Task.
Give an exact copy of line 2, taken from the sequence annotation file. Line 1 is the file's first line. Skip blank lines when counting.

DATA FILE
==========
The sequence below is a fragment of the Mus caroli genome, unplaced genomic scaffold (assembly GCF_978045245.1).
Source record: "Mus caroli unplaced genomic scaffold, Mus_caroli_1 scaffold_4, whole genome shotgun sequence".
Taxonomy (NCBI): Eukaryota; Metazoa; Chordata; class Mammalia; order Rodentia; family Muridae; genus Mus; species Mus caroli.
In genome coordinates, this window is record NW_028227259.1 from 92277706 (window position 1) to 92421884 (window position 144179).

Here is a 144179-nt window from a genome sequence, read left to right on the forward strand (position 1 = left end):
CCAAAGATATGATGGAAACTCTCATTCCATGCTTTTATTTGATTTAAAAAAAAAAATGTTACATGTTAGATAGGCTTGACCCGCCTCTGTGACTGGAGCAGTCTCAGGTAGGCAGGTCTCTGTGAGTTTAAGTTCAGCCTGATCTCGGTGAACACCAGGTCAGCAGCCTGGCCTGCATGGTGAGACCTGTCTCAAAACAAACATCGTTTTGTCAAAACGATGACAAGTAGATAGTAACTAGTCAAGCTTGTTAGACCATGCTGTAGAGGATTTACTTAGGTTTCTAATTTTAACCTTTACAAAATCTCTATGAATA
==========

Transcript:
Source record: "Mus caroli unplaced genomic scaffold, Mus_caroli_1 scaffold_4, whole genome shotgun sequence".